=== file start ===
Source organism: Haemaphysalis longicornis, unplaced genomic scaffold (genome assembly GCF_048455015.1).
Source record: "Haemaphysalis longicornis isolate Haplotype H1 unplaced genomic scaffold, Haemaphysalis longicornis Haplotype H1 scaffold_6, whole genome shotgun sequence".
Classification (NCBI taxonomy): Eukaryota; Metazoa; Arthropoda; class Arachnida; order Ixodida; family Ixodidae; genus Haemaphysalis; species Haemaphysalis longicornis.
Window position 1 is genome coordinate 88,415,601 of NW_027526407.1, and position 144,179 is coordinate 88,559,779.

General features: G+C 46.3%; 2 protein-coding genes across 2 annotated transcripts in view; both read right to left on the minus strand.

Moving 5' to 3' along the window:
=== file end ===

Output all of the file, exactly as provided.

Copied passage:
Source organism: Haemaphysalis longicornis, unplaced genomic scaffold (genome assembly GCF_048455015.1).
Source record: "Haemaphysalis longicornis isolate Haplotype H1 unplaced genomic scaffold, Haemaphysalis longicornis Haplotype H1 scaffold_6, whole genome shotgun sequence".
Classification (NCBI taxonomy): Eukaryota; Metazoa; Arthropoda; class Arachnida; order Ixodida; family Ixodidae; genus Haemaphysalis; species Haemaphysalis longicornis.
Window position 1 is genome coordinate 88,415,601 of NW_027526407.1, and position 144,179 is coordinate 88,559,779.

General features: G+C 46.3%; 2 protein-coding genes across 2 annotated transcripts in view; both read right to left on the minus strand.

Moving 5' to 3' along the window: